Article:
Binary Semaphores

Semaphores are used to signal/synchronize tasks as well as protect resources. 

A binary semaphore can (and should) be used as a means of signaling a task. This signal can come from an interrupt service routine or from another task. A semaphore is an RTOS primitive and is guaranteed to be thread-safe.

Design Pattern

Wake Up On Semaphore

The idea here is to have a task that is almost always waiting/taking on a semaphore and when it is given by an ISR or an other task, the task unblocks, and runs its task. This results in a task that usually sleeping/blocked and not utilizing CPU time unless its been called upon. This could be used to signal an emergency shutdown procedure when a button is triggered, or to trigger a procedure when the state of the system reaches a fault condition. Sample code below:

SemaphoreHandle_t xSemaphore;

void vWaitOnSemaphore( void * pvParameters )
{
    while(1)
    {
        /* Wait here forever until a the semaphore is sent/given */
        if(xSemaphoreTake(xSemaphore, portMAX_DELAY))
        {
            printf("I awaken! Semaphore has been given!");
            /* Do more stuff below ... */
        }
    }
}

void vSemaphoreSupplier( void * pvParameters )
{
    while(1)
    {
        if(checkButtonStatus())
        {
            xSemaphoreGive(xSemaphore);
        }
        /* Do more stuff ... */
    }
}

int main()
{
    constexpr uint32_t STACK_SIZE = 128;
    /* Already in the taken state
     * Needs to be given
     */
    xSemaphore = xSemaphoreCreateBinary();
    /* Create the tasks */
    xTaskCreate(vWaitOnSemaphore, "Waiter", STACK_SIZE, NULL, tskIDLE_PRIORITY+1, NULL);
    xTaskCreate(vSemaphoreSupplier, "Supplier", STACK_SIZE, NULL, tskIDLE_PRIORITY+1, NULL);
    /* Start Scheduler */
    vTaskStartScheduler();
}

Code Block 1. How to use Semaphores and use as a wake up pattern

Semaphore as a flag

The idea of this is to have some looping code that checks the semaphore but does not wait for it, or waits for a short period of time. The task will only react when it notices that the semaphore flag has been given. When your task takes it, it will run an if statement block and continue its looping work.  Keep in mind this will consume your flag. If you want your flag to continue to exist after you check it, a better primitive is EventGroups.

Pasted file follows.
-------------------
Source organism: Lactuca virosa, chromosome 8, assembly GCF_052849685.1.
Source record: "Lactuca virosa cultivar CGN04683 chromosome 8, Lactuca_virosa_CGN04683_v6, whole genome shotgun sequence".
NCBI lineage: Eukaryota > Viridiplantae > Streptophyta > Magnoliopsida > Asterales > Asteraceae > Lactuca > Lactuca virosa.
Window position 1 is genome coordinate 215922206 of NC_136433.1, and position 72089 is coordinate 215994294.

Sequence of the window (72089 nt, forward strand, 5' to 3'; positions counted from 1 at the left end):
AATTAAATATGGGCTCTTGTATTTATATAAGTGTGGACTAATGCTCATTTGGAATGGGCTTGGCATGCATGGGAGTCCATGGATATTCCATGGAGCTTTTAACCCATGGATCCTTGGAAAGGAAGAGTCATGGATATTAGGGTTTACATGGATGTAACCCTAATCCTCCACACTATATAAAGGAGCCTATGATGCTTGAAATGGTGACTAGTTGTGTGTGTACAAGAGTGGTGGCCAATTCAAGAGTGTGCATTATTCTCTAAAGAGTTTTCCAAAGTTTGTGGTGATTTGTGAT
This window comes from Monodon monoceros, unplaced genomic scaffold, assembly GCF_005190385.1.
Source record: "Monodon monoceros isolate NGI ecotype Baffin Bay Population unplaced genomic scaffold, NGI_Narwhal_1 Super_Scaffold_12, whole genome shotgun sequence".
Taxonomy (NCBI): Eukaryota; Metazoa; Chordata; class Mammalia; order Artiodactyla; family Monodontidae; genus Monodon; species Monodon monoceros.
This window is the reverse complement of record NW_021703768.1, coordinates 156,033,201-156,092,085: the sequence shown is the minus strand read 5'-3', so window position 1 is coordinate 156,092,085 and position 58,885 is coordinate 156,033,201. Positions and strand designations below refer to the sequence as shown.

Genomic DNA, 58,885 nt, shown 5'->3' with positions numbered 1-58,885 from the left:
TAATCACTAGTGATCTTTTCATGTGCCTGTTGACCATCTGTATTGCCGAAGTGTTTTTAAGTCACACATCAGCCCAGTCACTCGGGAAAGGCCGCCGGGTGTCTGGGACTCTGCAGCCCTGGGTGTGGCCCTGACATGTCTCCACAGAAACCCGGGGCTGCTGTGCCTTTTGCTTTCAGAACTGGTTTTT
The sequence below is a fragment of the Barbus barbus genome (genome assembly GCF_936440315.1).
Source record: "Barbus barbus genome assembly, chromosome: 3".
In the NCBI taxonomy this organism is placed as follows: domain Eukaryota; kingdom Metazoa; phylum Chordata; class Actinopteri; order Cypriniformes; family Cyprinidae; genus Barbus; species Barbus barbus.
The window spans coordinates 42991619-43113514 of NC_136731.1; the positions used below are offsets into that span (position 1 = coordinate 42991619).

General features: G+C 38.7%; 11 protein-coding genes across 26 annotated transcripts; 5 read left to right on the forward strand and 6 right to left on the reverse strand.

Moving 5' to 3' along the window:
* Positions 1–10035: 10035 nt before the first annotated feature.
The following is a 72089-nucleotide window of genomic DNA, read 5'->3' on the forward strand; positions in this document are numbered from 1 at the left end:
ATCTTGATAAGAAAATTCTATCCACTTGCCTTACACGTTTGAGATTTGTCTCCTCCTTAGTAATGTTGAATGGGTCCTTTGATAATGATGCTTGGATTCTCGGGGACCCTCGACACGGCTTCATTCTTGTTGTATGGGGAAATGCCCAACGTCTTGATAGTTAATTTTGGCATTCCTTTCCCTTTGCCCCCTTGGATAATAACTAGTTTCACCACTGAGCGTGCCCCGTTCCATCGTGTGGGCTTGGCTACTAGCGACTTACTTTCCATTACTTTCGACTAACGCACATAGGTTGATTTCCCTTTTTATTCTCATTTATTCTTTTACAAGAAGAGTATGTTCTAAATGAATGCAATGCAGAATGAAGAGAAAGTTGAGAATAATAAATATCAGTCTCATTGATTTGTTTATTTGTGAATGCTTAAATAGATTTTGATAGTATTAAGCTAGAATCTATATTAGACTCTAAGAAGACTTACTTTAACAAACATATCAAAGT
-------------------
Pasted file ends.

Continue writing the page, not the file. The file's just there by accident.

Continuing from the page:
void vWaitOnSemaphore( void * pvParameters )
{
    while(1)
    {
        /* Do more stuff ... */
        /* Check the semaphore if it was set */
        if(xSemaphoreTake(xSemaphore, 0))
        {
            printf("Checked the Semaphore, consumed the flag indicator.");
            /* Do more stuff below ... */
        }
        /* Do more stuff ... */
    }
}

Code Block 2. Semaphores as a consumable flag

Interrupt Signal from ISR

This is useful, because ISRs should be as short as possible as they disrupt the main thread of software or your RTOS. In this case, the ISR can defer work to a task, which means that the ISR is lightning fast. The priority of the task can be change depending on how important that interrupt is.

Do not do this if the ISR is so critical that the time it takes to allow RTOS to run is too much. For example, a power failure interrupt.

void systemInterrupt()
{
    xSemaphoreGiveFromISR(xSemaphore);
}

void vSystemInterruptTask(void * pvParameter)
{
    while(1) 
    {
        if(xSemaphoreTake(xSemaphore, portMAX_DELAY)) 
        {
            // Process the interrupt
        }
    }
}

Code Block 4. Semaphore used within an ISR

NOTICE: The FromISR after the xSemaphoreGive API call? If you are making an RTOS API call from an ISR, you must use the FromISR variant of the API call. Undefined behavior otherwise like freezing the system.

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